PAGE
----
That means that the photo had to have been taken after Henry Jaffa died in 1901 and thus “Papa” could not be Henry. So who was “Papa” to Ronie Jaffa if not his father Henry? My best guess is it’s Samuel Jaffa, who died in 1909.3 Perhaps Ronie was labeling the photograph for Ida and her two children, who may have called their grandfather Samuel “Papa.”

Returning to the top row, Aunt Malchia was probably Samuel Jaffa’s wife Amelia.  Malchia or Malchen was a German name that often was changed to Amalia or Amelia in the US.  She would have been Ronie’s aunt, so that makes sense. That also bolsters the conclusion that “Papa” was Samuel Jaffa since Malchia is sitting right near him with her grandson in between.

The person next to Aunt Malchia is labeled Bertha, and I have no idea who that could be.

Now down to the middle row. Next to Ida is a man Ronie labeled as Hirsch Katz. He’s also labeled “Lena’s brother.”  So I looked for a Lena Katz in my family tree and found a Lena Katz who was the daughter of Juetel Jaffa, the oldest of the Jaffa siblings—sister to Henry, Solomon, Samuel, and Sarah. Juetel never left Germany. She married Mendel Katz. Their daughter Lena came to the US in the 1880s and lived with Henry Goldsmith and Sarah Jaffa and their children. After more research I was able to confirm that Hirsch Katz was also a son of Juetel and Mendel and also therefore a Jaffa cousin.4

That leaves us just the bottom row. We have Helen Goldsmith, then Ronie Jaffa himself, and then Florence Goldsmith. As for the man with his arm around Florence’s neck, I’ve no idea. Florence wasn’t yet married, so perhaps this was some beau. Since Ronie didn’t label him, maybe he wasn’t really a part of the family.

Thus, to recap, here is a key to the people in the photograph based on my analysis:

Top row: Florence Jaffa (daughter of Solomon Jaffa), Samuel Jaffa, Arthur Mansbach (Ida Jaffa Mansbach’s son), Amelia Sommers Jaffa (Samuel’s wife), “Bertha”

Middle row: Solomon Jaffa, Ida Jaffa Mansbach (Samuel’s daughter), Hirsch Katz (son of Jutel Jaffa)

Bottom row: Helen Goldsmith (Sarah Jaffa Goldsmith’s daughter), Ronie Jaffa (Henry Jaffa’s son), Florence Goldsmith (Sarah Jaffa Goldsmith’s daughter), and unknown man

Sadly, Ronie Jaffa, who left behind this wonderful key to the people in this photograph, died as a young man.  He was one of the milions of people who died from the flu epidemic. He died on January 28, 1919, at the age of 34.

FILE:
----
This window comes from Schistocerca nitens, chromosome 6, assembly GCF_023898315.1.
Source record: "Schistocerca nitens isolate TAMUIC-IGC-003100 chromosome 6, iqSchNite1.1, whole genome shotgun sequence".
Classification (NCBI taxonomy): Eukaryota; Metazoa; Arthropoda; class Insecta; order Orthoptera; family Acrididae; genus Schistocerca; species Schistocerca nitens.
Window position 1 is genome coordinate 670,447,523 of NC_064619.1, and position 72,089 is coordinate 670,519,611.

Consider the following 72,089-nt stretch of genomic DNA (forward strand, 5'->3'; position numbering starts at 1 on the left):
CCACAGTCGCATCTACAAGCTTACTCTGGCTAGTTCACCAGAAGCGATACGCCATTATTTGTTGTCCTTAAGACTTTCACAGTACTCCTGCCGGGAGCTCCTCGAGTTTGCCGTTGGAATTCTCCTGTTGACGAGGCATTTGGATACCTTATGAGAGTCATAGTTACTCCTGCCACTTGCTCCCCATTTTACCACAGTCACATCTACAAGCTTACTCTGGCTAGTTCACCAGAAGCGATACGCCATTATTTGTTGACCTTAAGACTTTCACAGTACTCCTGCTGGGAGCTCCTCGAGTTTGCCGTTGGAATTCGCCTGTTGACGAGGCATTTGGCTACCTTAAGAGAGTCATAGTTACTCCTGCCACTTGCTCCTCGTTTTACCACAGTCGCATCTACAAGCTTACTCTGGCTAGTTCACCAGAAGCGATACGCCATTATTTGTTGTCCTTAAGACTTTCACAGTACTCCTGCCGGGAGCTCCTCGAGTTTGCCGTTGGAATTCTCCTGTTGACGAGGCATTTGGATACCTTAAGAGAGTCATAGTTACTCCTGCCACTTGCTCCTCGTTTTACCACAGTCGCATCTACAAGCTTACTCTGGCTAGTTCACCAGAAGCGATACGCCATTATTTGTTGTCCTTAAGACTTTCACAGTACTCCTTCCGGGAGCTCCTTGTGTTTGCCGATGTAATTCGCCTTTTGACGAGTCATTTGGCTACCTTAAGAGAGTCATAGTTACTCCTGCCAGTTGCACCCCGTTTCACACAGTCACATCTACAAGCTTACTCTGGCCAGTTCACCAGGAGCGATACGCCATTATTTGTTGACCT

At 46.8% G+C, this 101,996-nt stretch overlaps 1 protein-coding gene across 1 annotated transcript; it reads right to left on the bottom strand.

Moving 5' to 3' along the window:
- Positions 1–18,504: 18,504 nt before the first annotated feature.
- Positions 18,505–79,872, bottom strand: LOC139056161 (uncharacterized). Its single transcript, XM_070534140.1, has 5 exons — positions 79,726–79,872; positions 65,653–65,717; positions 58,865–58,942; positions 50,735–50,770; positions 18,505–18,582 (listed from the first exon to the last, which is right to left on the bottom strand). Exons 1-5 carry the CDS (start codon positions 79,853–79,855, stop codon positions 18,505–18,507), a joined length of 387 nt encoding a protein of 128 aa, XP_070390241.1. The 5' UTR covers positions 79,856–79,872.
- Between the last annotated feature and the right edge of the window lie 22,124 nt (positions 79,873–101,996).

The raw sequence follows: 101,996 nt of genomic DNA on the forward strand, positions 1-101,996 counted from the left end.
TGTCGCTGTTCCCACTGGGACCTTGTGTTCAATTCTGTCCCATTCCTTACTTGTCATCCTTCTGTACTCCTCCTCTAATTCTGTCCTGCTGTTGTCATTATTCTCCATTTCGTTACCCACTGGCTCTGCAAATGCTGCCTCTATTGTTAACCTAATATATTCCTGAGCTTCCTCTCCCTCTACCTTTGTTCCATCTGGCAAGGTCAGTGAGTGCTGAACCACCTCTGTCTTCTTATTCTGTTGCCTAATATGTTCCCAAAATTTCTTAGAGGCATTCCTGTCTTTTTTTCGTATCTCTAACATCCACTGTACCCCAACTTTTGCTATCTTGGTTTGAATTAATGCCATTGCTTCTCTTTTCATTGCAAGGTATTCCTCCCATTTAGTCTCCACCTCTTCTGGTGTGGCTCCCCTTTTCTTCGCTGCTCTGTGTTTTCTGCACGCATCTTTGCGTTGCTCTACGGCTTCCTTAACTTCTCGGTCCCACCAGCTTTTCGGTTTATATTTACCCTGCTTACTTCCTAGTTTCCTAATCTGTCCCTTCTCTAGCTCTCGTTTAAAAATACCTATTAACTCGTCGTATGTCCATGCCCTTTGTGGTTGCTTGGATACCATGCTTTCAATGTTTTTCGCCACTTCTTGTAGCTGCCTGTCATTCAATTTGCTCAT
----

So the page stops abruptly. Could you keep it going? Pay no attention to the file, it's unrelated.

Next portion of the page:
Albuquerque Journal, January 30, 1919. p. 2


  1. Henry Jaffa and family, National Archives and Records Administration (NARA); Washington, D.C.; Schedules of the New Mexico Territory Census of 1885; Series: M846; Roll: 1, Ancestry.com. New Mexico, Territorial Census, 1885 
  2. https://www.findagrave.com/memorial/160599822 
  3. https://www.findagrave.com/memorial/79951582 
  4. Hirsch Katz birth record, Hessisches Hauptstaatsarchiv; Wiesbaden, Deutschland; Bestand: 907; Laufende Nummer: 442, Ancestry.com. Hesse, Germany, Births, 1851-1901; Hirsch Jaffa Katz, World War I draft registration, Registration State: Colorado; Registration County: Denver; Roll: 1561842; Draft Board: 6, Description
    Draft Card: K, Ancestry.com. U.S., World War I Draft Registration Cards, 1917-1918. 

Jacob Goldsmith, The final chapter: What happened to his son Frank?

As of 1930, only six of Jacob Goldsmith’s fourteen children were still living: Annie, Celia, Frank, Rebecca, Florence, and Gertrude. As seen in my prior posts, Eva died in 1928. In addition, I have written about the deaths of Gertrude in 1937 and Rebecca in 1940. There remain therefore just four siblings to discuss, and by 1945, they were all deceased.

Annie and Celia, the two oldest remaining siblings, both died in 1933. Celia, who’d been living with her sister Florence and her family in 1930, died on January 15, 1933, in Denver, and was buried in Philadelphia on January 18, 1933. She was 73 years old.  Celia never married and has no living descendants.1

Her sister Annie died four months later, on May 29, 1933, in San Francisco.2 She was 77 and was survived by her three children, Josephine, Harry, and Fanny. Sadly, Harry did not outlive his mother by much more than a year. He died at 53 on August 4, 1934, in San Francisco.3 He was survived by his wife Rose, who died in 1969, and his two sisters, Josephine and Fanny. But Josephine also was not destined for a long life. She died less than three years after her brother Harry on April 23, 1937; she was 59. Like their father Augustus who’d died when he was fifty, Josephine and Harry were not blessed with longevity.

Find A Grave, database and images (https://www.findagrave.com : accessed 05 March 2019), memorial page for Fannie Mendelsohn Frank (unknown–1 Sep 1974), Find A Grave Memorial no. 100371723, citing Home of Peace Cemetery and Emanu-El Mausoleum, Colma, San Mateo County, California, USA ; Maintained by Diane Reich (contributor 40197331) .

Of Augustus and Annie’s children, only Fanny lived a good long life. She was 93 when she died on September 1, 1974.4 According to her death notice in the San Francisco Chronicle, she had been a dealer in Oriental art objects.5 Like Josephine, Fanny had never married and had no children, nor did their brother Harry. Thus, there are no living descendants of Annie Goldsmith Frank.

Find A Grave, database and images (https://www.findagrave.com : accessed 05 March 2019), memorial page for Fannie Mendelsohn Frank (unknown–1 Sep 1974), Find A Grave Memorial no. 100371723, citing Home of Peace Cemetery and Emanu-El Mausoleum, Colma, San Mateo County, California, USA ; Maintained by Diane Reich (contributor 40197331) .

The third remaining child of Jacob Goldsmith was Florence Goldsmith Emanuel. In 1930, Florence was living with her husband Jerry Emanuel in Denver as well as their nephew Bernard, the son of Gertrude Goldsmith and Jacob Emanuel, and Florence’s sister Celia. Jerry was working as a clerk in a wholesale tobacco business. In 1940, they were still living in Denver, now with Jerry’s sister Grace in their home, and Jerry was working as a salesman for a wholesale liquor business.6